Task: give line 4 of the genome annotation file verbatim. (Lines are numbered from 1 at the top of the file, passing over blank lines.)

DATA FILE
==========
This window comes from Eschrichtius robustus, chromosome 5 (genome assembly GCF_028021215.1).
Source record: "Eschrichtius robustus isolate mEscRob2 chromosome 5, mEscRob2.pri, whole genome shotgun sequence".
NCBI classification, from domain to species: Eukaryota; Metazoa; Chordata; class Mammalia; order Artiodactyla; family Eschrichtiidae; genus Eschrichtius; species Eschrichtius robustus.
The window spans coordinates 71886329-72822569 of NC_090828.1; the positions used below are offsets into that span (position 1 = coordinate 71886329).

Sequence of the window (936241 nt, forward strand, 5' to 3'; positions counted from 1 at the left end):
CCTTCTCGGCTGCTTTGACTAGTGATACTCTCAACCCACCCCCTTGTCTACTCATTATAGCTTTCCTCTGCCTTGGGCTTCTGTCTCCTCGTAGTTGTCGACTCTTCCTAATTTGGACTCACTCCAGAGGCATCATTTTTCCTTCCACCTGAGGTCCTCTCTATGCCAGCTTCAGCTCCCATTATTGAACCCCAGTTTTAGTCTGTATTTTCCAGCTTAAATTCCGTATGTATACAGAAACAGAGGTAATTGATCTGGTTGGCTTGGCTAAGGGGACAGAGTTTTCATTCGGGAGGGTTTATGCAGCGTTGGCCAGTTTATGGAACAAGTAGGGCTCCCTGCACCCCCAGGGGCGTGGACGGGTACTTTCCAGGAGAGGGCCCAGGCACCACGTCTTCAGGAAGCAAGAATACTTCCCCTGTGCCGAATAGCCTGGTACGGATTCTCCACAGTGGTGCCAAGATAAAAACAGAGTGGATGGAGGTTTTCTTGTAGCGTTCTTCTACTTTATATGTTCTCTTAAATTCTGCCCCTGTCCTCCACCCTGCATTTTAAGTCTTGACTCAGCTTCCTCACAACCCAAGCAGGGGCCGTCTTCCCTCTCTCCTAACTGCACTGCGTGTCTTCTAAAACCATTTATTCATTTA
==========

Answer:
The window spans coordinates 71886329-72822569 of NC_090828.1; the positions used below are offsets into that span (position 1 = coordinate 71886329).